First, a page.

Will Uttarakhand Govt wake up to facilitate ‘Chaar Dham’ yatra

Dehradun : Faith and devotion to the Gods keeps the pilgrims coming to the four famous shrines of Uttarakhand – Yamnotri, Gangotri, Kedarnath and Badrinath.

But it is an irony, that the annual pilgrimage to these four known religious shrines in this small mountain state, considered important by Hindus the world over, is marred not only by inconveniences but no arrangements worth the name by the state government.Char-Dham-Yatra

Officials here admit, albeit off the record, that years of neglect despite Uttarakhand getting statehood in 2000 is the reason that the pilgrimage to the ‘chaar dhams’ (as they are popularly known), which could turn the economy of this small mountain state around and make it surplus, is why pilgrims are reluctant to undertake it.

“It is sheer faith and belief, which makes them undergo the sufferings and travails of the pilgrimage”, they added.

They said that all work for the benefit and convenience of the pilgrims is only shown on papers whereas at ground reality nothing transpires and the conditions remain appalling.

“This was proved this year when the chief secretary undertook a surprise inspection and found that nothing worth the name had been done. He expressed shock and disbelief at the prevailing conditions just a day before the pilgrimage officially began on May 13”, they added.

While Yamnotri and Gangotri shrines opened on May 13, the Kedarnath shrine opened only today morning and the Badrinath shrine is to open up tomorrow (May 16).

A number of important dignitaries and industrialists are likely to be present when the doors of the Badrinath shrine, dedicated to Lord Vishnu are thrown open for public tomorrow morning. Most of them will be reaching the temple tomorrow itself by chopper.

The Yamnotri shrine is said to relieve a person of the domestic squabbles of life. Yamuna is said to be the daughter of Sun and sister of Shani Dev and Yamraj.

According to the scriptures, he who visits the temple becomes free of the troubles that normally are associated with Shani and also loses fear of death. The doors of the Yamnotri shrine, located at a height of 3185 metres open on Akshay Tritya.

The Gangotri temple, located at a height of 3042 metres is said to be situated at the place where Bhagirath meditated to get the river down so that his ancestors could be freed of a curse and is where the river came down to earth from heaven.

It is said that a visit to the shrine and a dip in the river condones all the sins that one may have committed. However, Gaumukh, the source of the Ganga is located some distance away.

Situated at a height of 3581 metres, the Kedarnath shrine is said to be the 11th of the 12 Jyotarlingas and the place where Lord Shiva disguised himself as a buffalo and created a mirage of a buffalo herd to avoid the Pandava brothers.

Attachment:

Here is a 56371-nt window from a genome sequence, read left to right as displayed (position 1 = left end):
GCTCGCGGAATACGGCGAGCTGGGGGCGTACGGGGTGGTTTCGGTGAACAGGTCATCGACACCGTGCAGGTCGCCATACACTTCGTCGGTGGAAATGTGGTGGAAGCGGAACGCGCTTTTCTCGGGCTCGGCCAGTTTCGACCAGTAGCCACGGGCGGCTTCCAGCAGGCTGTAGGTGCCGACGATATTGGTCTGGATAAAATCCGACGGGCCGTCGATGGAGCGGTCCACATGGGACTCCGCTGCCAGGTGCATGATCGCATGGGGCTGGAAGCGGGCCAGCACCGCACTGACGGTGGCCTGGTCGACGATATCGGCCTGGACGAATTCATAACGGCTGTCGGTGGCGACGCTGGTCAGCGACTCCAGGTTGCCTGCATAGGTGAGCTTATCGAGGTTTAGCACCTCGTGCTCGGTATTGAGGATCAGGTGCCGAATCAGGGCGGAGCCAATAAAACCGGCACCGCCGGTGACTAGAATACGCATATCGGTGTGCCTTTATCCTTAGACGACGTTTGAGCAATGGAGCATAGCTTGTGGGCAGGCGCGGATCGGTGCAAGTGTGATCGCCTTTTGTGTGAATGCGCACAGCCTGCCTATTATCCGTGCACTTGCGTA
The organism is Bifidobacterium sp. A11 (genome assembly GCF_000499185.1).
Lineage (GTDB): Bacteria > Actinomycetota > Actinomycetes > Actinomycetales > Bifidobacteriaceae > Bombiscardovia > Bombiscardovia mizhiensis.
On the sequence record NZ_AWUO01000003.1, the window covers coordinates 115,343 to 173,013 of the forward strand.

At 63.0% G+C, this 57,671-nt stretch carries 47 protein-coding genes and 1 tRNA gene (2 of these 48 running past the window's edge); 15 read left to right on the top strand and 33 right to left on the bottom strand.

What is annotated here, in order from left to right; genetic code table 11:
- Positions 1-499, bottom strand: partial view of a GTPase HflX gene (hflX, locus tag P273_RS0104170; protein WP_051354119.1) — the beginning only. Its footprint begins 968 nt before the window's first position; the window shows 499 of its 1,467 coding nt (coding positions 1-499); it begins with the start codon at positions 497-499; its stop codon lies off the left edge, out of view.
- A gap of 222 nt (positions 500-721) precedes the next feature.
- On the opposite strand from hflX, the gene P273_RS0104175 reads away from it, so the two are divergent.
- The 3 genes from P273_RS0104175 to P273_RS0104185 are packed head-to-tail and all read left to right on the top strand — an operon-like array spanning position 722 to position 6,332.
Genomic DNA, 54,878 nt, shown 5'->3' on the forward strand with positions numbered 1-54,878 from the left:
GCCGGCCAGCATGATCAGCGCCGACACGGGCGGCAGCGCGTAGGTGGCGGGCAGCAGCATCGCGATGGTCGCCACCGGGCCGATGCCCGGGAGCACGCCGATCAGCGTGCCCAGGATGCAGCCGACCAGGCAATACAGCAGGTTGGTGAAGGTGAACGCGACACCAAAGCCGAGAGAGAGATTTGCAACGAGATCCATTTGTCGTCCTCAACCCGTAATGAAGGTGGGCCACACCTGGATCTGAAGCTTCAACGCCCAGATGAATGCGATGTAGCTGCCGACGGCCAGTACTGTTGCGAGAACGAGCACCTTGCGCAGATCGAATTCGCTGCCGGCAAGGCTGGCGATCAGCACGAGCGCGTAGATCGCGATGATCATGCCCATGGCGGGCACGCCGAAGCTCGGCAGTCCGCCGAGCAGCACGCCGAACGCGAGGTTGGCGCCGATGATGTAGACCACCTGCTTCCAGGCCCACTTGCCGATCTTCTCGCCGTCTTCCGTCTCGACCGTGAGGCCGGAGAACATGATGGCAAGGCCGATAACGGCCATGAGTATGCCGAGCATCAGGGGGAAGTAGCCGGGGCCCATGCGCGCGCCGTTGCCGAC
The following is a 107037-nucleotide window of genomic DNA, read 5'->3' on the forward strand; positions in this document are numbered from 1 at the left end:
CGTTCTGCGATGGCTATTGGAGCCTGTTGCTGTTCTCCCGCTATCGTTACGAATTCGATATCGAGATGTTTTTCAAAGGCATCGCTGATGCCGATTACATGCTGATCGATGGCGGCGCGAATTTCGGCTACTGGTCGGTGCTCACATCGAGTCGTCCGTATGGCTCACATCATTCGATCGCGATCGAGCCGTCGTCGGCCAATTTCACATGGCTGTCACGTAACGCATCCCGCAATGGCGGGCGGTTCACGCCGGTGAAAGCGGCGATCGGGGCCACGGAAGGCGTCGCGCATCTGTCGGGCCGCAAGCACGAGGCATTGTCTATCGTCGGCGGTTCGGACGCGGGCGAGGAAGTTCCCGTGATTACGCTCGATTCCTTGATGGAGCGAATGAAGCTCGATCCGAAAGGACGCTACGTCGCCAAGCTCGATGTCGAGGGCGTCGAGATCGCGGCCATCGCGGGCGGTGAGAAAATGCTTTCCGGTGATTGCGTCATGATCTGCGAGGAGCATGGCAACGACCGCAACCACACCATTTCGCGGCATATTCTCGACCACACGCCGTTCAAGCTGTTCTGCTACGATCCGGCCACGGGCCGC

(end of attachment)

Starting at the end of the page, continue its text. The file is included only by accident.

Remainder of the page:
It was while he was going underground that Bhim caught the back of the buffalo to stop him. The shiva linga here is in the form of the rear of a buffalo, while the front is said to have emerged in Nepal. It is also believed that Adi Guru Shankarcharya also went to heaven from here.

Dedicated to Lord Vishnu, the Badrinath shrine is at a height of 3133 metres and it is believed that the Lord is in continued prayer at the temple. An interesting feature of the temple is that the chief priest of the temple, also called the ‘Rawal’ is only from South India and it is he who will anoint the Maharaja of Tehri Garhwal.

Though the princely system has gone, but till the last ‘raj tilak’, the Maharaja was anointed by the ‘Rawal’ and likewise the ‘Rawal’ is given the head gear by the Maharaja of Tehri, only after which he becomes the chief priest of the Badrinath temple.

Despite the ordeal that the pilgrims have to undergo, courtesy the Uttarakhand government that has done precious little for their convenience or comfort, lakhs of people undertake the pilgrimage not only from the length and breadth of the country, but Hindus from various corners make it a point to visit these temples once in their life time.

It is sheer faith, dedication and hope that brings the pilgrims year after year and they only wish the state government will wake up some day and make their trip more comfortable and less enduring.

A journalist with over 40 years of experience, Jagdish Bhatt was Editor, Hill Post (Uttarakhand). Jagdish had worked with India's leading English dailies, which include Times of India, Indian Express, Pioneer and several other reputed publications. A highly acclaimed journalist, he was a recipient of many awards Jagdish Bhatt, aged 72, breathed his last on 28th August 2021 at his Dehradun residence.

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1 Comment

  1. says: pradip khimani junagadh

    The state govt. must be alert to provide more facilities to the pilgrims of chardham yatra.
    pradip khimani junagadh gujarat 9426717000

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